This expert wants you to know: there is no wrong way to sleep teach
Before I became a sleep consultant, I thought sleep training was some kind of secret club for moms. I could not understand why you would need to “train” your baby to get a full night of rest. Training was something I did before running a race or starting a job. Sleeping was something I did when I was just tired. Ah, pre-mom naivety.
Once I became a mother and started to read up on sleep, I became fascinated (but also confused) with all of the information out there on how to get your baby to sleep better.
Before my training, here’s what I thought sleep training meant:
If you don’t train your baby to sleep, he will never learn on his own.
Training your baby to sleep means teaching self-soothing, but self-soothing can't happen until a certain age.
Then, once he is ready, you have to un-train him on the habits he learned before he was ready to sleep train.
Sleep training basically means letting your baby cry, but that also does damage.
If you sleep train you are pretty much homebound for two weeks.
On top of all that, there were secret acronyms like CIO (cry-it-out) and LO (little one) that everyone used in baby forums.
But, the more I read, the more I became interested in the science of sleep and understanding why sleep deprivation is such a problem. As soon as I found out sleep consultants were a thing, I was convinced it was my calling.
Today, I have worked with hundreds of families in my seven years as a sleep coach (the term I prefer) and sleep training is no longer a foreign concept that makes my head spin. Unfortunately, though, it is for most mamas.
There is no shortage of information out there on sleep training. That is part of the problem. If you aren’t sure what to think, I wish I could give you a hug (or baby sleep dust). But I do have something else that will hopefully make this a little easier...
The ONE thing I want you to know about sleep "teaching" is that it isn’t one-size-fits-all.
I know this might not be earth-shattering news, but it does make all the difference to adopt this principle.
You see, in my profession I rarely have moms reaching out to me who just want to chat about sleep. They are usually desperate, have tried “everything” and I am their last hope.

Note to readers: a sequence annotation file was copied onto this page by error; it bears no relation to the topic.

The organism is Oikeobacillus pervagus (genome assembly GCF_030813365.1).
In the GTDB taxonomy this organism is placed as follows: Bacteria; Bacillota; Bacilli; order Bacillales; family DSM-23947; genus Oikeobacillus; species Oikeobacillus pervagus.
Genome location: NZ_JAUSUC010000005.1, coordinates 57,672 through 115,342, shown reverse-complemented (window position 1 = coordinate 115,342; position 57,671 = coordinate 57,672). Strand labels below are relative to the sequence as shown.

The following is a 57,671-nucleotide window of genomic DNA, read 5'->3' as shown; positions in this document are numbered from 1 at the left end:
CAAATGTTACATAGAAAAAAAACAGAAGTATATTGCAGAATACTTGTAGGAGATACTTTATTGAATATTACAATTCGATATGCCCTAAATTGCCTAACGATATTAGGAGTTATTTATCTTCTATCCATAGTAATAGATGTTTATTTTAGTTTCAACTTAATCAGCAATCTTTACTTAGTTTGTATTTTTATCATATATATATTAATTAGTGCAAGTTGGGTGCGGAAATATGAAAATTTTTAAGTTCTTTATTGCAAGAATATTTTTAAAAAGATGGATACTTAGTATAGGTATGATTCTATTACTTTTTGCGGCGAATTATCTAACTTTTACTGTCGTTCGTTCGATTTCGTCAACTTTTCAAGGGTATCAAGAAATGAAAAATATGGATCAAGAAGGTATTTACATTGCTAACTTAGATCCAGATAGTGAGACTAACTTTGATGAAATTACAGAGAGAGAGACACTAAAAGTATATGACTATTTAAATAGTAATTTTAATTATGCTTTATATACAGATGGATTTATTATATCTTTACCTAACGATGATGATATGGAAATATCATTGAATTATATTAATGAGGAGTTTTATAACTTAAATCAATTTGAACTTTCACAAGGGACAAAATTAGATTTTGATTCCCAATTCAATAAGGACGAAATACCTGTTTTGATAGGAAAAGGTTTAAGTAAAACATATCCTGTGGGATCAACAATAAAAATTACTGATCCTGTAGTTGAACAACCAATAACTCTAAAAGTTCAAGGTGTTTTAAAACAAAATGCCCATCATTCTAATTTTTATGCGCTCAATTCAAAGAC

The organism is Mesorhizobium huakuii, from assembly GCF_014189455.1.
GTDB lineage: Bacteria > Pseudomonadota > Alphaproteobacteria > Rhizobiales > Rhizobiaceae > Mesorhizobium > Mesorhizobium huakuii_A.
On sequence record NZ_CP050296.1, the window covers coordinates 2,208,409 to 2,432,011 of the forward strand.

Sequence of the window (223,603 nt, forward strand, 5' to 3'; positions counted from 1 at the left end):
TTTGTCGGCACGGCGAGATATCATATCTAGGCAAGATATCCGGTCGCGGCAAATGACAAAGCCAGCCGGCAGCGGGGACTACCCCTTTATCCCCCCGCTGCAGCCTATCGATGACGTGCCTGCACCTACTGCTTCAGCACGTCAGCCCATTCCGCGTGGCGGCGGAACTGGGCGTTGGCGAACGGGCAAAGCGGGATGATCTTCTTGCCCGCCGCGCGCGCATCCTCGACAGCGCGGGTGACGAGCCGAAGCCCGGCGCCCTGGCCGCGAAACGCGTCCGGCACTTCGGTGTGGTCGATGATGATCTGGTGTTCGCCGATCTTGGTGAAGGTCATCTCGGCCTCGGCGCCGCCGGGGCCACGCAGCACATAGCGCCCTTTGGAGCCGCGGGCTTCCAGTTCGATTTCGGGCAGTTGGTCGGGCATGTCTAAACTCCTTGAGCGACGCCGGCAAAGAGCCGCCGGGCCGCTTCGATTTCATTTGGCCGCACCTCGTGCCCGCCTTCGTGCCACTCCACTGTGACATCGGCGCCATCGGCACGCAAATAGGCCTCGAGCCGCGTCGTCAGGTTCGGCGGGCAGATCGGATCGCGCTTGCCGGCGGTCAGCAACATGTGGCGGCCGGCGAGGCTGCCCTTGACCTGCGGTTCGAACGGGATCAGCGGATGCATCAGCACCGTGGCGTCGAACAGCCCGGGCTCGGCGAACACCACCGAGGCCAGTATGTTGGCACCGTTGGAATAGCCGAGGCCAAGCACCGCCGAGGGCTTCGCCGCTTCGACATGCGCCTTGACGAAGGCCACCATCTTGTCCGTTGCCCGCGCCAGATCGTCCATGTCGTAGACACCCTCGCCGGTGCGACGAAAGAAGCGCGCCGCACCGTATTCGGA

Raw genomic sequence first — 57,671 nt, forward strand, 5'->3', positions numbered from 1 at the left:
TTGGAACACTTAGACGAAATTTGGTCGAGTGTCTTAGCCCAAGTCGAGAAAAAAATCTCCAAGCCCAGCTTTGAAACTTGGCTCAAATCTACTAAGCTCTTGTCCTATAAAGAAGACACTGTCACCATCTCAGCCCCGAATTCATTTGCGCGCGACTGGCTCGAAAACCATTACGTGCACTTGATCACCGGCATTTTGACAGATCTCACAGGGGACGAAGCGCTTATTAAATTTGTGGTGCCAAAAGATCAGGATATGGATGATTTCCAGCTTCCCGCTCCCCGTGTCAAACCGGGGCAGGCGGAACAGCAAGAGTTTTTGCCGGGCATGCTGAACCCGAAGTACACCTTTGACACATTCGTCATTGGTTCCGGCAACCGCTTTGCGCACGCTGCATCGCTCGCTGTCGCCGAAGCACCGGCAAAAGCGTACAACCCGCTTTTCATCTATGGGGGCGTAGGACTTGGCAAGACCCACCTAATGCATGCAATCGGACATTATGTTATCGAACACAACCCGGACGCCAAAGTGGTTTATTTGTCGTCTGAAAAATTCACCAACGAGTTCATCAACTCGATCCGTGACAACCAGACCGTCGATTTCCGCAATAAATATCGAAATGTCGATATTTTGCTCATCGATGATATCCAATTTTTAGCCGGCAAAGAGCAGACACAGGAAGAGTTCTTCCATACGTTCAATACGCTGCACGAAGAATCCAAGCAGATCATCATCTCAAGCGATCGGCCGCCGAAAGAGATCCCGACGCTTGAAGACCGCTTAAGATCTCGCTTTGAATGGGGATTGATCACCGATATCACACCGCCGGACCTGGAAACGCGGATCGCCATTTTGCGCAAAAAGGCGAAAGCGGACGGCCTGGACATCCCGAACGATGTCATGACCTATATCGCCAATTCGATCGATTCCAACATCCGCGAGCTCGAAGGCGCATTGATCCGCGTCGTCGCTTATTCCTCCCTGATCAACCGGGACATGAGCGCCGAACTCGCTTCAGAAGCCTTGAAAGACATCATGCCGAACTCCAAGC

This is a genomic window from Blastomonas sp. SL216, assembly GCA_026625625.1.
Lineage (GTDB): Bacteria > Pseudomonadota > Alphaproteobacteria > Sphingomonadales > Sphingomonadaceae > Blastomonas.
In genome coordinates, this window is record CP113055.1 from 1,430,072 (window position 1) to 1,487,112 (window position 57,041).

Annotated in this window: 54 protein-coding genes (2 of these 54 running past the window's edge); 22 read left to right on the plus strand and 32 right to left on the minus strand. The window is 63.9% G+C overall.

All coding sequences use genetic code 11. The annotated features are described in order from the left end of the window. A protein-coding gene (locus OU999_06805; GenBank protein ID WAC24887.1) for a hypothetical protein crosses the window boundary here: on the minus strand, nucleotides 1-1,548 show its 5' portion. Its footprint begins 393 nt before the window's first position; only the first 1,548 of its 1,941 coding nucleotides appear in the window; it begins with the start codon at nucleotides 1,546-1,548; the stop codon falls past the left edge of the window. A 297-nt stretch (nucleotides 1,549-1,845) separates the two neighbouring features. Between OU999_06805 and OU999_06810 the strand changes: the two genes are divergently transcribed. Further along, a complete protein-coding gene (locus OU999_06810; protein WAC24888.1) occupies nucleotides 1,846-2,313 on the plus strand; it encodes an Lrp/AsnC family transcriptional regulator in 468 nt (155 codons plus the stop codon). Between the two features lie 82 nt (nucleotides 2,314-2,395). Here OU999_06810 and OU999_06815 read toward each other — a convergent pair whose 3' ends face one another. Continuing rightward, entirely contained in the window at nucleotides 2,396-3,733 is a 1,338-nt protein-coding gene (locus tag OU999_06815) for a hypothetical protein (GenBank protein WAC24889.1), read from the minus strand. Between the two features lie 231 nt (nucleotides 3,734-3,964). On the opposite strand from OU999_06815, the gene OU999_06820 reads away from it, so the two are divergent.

And each time I hear a relatively similar story: They read somewhere to follow a specific method, which didn't end up working. Or they were told by their friend's sister's neighbor to let their baby cry it out. And now they are totally confused and still very tired.
Sleep training is designed to really be the stage of teaching opportunities. Sleeping is as natural to us as is eating or breathing—babies included. Our bodies know that it needs to happen and without it we wouldn't survive.
So, why does it seem so unnatural for babies to get the rest their bodies need?
Because every baby is unique, which means each child has her own set of unique sleeping patterns. Some babies will quickly adapt to sleeping alone or following a specific sleep schedule and some won't. Some will cry all night long if they are left alone in their crib and some will not. Some will feel soothed when given a paci or when offered a feed. Some will refuse all of the above.
“Sleep training” is an opportunity to work with your child in identifying her natural sleep cycle and to help her to develop healthy habits around that cycle. There are many ways you can do this, starting with one of the many sleep methods out there (Ferber, Sleep Lady Shuffle, No Cry Sleep Solution, etc.)
It is very common to try one method and realize it is not going to be effective for your child. While you do want to give it some time to stick, you may realize that your child responds very differently than anticipated or predicted by a book. Give yourself some credit and follow your instincts because you know your baby best—not your friend who is commenting on your social media on what to do with YOUR baby.
Sleep teaching is a process. It takes time. It takes patience. And it takes the (rightful) belief you will get there. You may even come to find that there is very little training that actually needs to happen.